Teaching

Sage Cole TeacherMy teaching is highly influenced by my study of Suzuki pedagogy. Shinichi Suzuki wove together crucial child development theory with high caliber violin technique; he was able to break down the skills of a concert artist into tiny, toddler-sized bites. The guiding principles of the Suzuki approach are extremely helpful in reinforcing the four major aspects of violin playing that I strive to develop in my students: good physical set-up, high expectations, optimal practice techniques, and a love of music.

It is one of my top priorities to have students achieve a beautiful sound right from the beginning of study. Tone quality is a direct result of physical set up and is one of the main reasons that I focus intently on proper posture and positioning with every student, from beginner through advanced. A solid, comfortable, healthy set-up that allows not only for depth of sound, but also technical mastery, and musical expression is essential. Learning how to hold the violin and bow properly is an on going process; as our bodies grow and change we have to adjust to the differences, both big and small, that can otherwise compromise our technique and health. My study of Alexander Technique and the Feldenkrais Method are a guide for me as I work with students to find their optimal set-up.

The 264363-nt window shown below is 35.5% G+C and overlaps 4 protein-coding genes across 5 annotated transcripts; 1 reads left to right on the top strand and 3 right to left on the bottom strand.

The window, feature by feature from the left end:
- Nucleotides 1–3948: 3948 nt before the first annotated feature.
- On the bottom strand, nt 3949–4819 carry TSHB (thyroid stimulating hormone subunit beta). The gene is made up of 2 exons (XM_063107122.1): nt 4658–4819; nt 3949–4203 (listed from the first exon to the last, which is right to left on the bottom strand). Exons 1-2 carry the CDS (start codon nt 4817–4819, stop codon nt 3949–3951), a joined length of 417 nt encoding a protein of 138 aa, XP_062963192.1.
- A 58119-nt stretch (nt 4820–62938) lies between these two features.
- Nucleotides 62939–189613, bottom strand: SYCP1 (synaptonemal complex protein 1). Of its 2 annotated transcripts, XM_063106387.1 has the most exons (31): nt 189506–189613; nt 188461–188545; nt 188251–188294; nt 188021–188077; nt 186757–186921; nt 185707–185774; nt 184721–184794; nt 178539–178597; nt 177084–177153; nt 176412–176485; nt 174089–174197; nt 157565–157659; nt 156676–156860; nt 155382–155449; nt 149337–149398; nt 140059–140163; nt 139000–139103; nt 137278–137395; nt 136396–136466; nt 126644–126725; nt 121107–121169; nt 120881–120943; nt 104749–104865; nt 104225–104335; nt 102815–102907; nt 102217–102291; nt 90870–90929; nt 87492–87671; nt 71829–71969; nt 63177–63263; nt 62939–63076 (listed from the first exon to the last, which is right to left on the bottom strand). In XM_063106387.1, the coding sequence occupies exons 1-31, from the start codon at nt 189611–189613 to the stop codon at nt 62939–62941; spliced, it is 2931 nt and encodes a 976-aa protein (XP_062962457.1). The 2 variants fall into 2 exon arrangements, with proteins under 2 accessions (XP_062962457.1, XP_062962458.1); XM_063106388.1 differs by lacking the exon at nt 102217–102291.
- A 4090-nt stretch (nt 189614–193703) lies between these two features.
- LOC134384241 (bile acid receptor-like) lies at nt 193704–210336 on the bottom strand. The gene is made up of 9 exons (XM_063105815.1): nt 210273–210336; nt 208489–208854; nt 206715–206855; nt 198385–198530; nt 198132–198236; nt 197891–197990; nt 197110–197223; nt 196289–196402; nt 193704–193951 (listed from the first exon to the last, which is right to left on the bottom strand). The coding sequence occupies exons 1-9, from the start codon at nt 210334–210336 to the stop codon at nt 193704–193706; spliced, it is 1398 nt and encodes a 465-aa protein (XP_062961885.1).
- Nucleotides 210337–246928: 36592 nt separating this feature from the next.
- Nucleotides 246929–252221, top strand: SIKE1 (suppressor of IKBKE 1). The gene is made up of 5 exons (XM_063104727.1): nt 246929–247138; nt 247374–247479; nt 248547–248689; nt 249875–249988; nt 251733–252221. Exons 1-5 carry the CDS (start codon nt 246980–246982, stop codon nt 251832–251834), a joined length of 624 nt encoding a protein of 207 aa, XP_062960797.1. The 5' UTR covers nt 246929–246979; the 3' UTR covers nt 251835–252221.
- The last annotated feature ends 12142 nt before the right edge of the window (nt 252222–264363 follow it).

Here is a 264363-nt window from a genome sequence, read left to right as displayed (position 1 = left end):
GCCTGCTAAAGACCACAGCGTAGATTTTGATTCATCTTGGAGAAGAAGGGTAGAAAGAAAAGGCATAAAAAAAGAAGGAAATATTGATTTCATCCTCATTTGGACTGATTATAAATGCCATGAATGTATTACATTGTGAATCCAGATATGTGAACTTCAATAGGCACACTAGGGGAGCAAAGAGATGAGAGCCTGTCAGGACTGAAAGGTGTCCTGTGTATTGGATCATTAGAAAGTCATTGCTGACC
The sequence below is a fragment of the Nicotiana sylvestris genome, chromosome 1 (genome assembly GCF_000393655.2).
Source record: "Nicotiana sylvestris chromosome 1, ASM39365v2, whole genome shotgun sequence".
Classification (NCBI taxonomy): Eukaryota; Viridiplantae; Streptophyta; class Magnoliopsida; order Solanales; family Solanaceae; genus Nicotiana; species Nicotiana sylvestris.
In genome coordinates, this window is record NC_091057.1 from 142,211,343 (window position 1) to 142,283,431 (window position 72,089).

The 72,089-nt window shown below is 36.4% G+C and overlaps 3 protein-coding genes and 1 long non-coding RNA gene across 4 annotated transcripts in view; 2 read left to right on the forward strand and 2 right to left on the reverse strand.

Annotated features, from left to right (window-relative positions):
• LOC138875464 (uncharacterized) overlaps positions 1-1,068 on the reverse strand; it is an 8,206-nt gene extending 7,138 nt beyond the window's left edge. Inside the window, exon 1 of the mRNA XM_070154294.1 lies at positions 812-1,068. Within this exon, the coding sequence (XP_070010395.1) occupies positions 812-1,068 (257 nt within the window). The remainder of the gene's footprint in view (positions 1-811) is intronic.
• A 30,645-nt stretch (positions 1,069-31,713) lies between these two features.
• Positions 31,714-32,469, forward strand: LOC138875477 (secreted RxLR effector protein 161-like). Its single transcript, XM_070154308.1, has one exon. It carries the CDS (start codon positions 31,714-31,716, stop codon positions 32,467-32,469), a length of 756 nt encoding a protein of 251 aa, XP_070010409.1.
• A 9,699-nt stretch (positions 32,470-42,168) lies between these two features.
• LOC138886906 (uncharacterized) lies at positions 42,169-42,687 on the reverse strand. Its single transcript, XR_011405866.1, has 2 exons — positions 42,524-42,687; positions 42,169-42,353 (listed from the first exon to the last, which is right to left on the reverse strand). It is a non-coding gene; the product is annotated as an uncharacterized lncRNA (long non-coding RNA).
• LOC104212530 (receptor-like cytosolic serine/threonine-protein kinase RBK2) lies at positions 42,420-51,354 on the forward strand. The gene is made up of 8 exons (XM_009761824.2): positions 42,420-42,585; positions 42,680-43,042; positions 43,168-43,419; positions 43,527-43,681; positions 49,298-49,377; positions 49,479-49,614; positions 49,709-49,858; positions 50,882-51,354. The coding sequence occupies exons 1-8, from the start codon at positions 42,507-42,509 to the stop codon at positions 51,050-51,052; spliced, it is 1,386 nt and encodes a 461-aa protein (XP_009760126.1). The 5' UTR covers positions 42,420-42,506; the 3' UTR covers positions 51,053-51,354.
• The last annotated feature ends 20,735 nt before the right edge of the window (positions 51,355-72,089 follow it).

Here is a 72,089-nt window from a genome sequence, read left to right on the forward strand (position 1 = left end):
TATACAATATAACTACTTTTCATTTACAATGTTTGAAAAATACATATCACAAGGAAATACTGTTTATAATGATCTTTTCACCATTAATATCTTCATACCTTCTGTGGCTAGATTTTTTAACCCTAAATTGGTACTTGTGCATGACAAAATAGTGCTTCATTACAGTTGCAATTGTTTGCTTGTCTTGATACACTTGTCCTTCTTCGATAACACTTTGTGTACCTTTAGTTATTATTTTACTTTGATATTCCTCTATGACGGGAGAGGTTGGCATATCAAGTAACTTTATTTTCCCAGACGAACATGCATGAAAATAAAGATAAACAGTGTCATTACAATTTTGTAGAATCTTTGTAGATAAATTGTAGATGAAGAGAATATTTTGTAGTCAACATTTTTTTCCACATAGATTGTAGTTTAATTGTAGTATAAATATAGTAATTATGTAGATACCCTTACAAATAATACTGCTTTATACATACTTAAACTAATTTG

My early violin studies were at the New England Conservatory Preparatory School with Maria Benotti. Although I know that conservatory level study is not appropriate for all students, my own experience impressed on me the importance of expecting excellence at all levels of study. Enjoyment of music making increases along side ability; whether or not being a professional musician is the goal of study, it is always important to practice and perform to the best of current ability.

Teaching students how to practice to obtain the best results is another major focus of my teaching. Critical thinking and problem solving are crucial to successful violin practice as they are to most other endeavors in life. Fostering the development of such skills is an important part of weekly lessons.

Of course all of these skills only really come to fruition when matched with a love and understanding of music. I hope that my students come to the first lesson with the seeds of this passion, and I look forward to working with them to help their initial interest in music grow and blossom into a rewarding and powerful part of their lives.